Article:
SOLIDWORKS Women in Engineering Series: Annette Norris

Annette Norris Has a Passion for Changing Lives for the Better by Developing Educational Programs Related to Manufacturing

What do the following all have in common: FIRST Robotics teams, apprenticeship programs, STEM (science, technology, engineering, and math) curriculum development, summer engineering camps, after-school engineering workshops, engineering job fairs, manufacturing career field trips, Maker Spaces, Fab Labs, and technology incubators/accelerators?

Obviously, this is a list of engineering-related programs, activities, and educational initiatives that help young people realize the possibilities of careers in design, engineering, and manufacturing. However, this is also a list of the achievements adorning the 30-year-plus career of Annette Norris, who directs the Early Engagement Team at DASI Solutions, the SOLIDWORKS value-added reseller based in Pontiac, Mich.

A graduate of Spring Arbor University with a degree in Human Resources Management, Norris began mentoring young people and connecting them to manufacturing careers as soon as she was out of school. In her first job at the Job Training Institute at Jackson Community College (JCC), Norris worked with manufacturers to conduct assessments of current and potential employees, a role that exposed her to the manufacturing world.

“This is where I really learned a great deal about manufacturing,” Norris explains. “I had the opportunity to tour manufacturing facilities and really learn what skills were required for many jobs. I ended my time there with a successful youth program helping to mentor students who believed that they could not go to college. By mentoring them, they began to realize they indeed had the potential to do it.”

The program that Norris directed, the CARE (Concerned Adults Respond Early) Program, identified promising students from disadvantaged socioeconomic backgrounds in the sixth grade who otherwise would have no real opportunity of going to college. Through summer camps, Norris got these students inspired and excited by their potential for attending college and working in manufacturing. Upon graduation from high school, program participants were awarded free tuition for two years to attend JCC.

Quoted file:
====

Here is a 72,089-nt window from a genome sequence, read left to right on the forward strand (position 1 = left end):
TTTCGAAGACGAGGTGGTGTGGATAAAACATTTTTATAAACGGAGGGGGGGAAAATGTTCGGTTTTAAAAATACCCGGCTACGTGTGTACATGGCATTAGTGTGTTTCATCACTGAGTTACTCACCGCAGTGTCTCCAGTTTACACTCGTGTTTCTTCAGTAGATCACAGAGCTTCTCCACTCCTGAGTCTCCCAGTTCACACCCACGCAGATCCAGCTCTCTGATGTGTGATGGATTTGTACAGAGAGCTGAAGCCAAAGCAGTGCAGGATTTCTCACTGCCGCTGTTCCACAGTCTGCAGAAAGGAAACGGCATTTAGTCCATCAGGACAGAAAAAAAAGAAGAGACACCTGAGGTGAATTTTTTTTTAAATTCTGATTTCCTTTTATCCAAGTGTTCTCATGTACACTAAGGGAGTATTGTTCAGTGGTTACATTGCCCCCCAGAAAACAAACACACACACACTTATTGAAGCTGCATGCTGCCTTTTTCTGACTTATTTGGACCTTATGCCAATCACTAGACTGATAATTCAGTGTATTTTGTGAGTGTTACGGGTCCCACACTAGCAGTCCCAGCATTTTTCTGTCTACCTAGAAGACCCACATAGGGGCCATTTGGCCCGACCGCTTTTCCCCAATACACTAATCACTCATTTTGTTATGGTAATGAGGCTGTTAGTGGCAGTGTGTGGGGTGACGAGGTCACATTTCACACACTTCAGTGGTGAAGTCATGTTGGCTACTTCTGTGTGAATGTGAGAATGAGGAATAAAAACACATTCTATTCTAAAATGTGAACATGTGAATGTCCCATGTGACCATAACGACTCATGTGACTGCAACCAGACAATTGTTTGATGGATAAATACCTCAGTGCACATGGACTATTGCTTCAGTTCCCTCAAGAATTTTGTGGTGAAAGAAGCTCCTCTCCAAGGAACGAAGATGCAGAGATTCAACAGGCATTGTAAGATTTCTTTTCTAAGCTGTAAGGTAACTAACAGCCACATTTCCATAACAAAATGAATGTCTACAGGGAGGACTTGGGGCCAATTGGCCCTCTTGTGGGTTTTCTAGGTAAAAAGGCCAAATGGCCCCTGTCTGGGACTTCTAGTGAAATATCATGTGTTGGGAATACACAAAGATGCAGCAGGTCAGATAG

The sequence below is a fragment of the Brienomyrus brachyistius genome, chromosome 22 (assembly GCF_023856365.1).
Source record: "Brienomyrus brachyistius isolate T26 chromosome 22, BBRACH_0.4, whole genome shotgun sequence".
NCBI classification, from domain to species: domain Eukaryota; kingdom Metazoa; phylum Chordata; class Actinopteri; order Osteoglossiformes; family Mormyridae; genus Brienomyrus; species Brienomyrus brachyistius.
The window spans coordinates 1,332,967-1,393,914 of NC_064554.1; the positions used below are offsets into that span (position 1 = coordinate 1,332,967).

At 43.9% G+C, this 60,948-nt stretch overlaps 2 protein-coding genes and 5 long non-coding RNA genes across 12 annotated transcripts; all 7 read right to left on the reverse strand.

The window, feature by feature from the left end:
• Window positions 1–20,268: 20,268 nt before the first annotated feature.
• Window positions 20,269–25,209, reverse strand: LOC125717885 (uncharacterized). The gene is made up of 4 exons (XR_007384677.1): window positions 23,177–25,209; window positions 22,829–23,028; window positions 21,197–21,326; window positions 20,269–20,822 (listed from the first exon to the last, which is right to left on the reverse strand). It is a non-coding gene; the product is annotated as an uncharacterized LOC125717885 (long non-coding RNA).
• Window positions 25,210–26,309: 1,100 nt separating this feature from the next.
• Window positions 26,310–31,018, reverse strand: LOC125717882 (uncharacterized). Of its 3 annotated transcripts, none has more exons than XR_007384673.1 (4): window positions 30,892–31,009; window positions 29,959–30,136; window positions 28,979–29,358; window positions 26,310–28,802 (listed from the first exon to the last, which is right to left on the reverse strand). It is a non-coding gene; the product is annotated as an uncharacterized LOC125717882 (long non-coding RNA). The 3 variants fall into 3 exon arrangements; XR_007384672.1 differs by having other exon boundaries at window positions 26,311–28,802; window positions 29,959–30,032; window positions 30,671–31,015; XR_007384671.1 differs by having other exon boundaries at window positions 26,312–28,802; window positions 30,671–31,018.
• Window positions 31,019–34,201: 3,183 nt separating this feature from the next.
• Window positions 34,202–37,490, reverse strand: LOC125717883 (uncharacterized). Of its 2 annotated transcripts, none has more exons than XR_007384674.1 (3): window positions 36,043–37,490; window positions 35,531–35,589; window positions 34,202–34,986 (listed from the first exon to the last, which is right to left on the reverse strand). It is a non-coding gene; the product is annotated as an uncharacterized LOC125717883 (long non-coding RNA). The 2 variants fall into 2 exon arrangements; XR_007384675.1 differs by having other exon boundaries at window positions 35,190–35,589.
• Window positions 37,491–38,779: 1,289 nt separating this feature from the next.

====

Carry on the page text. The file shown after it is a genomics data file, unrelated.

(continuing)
“I learned early in my career that while education and manufacturing have the same goals in terms of training people to work, they are not typically on the same page,” Norris stresses. “They may be in the same book, but they’re not on the same page. Throughout my career, I’ve had one foot in manufacturing and one foot in education, and I’ve been trying to bring the two together.”

Norris continued to work on educational programs in her next two assignments: first, at the da Vinci Institute, a manufacturing charter school, and then at The Manufacturing Academy, a non-profit organization dedicated to helping people jump-start careers in manufacturing, where she served as Executive Director. In those roles, she served as a liaison between business/industry and local schools, developing field trips, coordinating speakers, and establishing after-school programs and summer workshops for middle school teachers and students.

Changing Lives Via Manufacturing 

Her experience working with manufacturers helped Norris assist with all aspects of the Jackson County Intermediate School District’s Manufacturing Technologies Laboratory, where she worked as an instructional assistant from 1999-2005. Norris managed the lab, assisted with curriculum development, and worked with teachers and students to organize field trips and speakers in six Career Pathways. It was through this educational experience that Norris realized that providing students with hands-on experience in design and manufacturing techniques was not only fun and rewarding but also changed lives for the better by stimulating student interest in manufacturing careers. So she initiated, organized, and managed the FIRST Lego League Competition in Jackson County.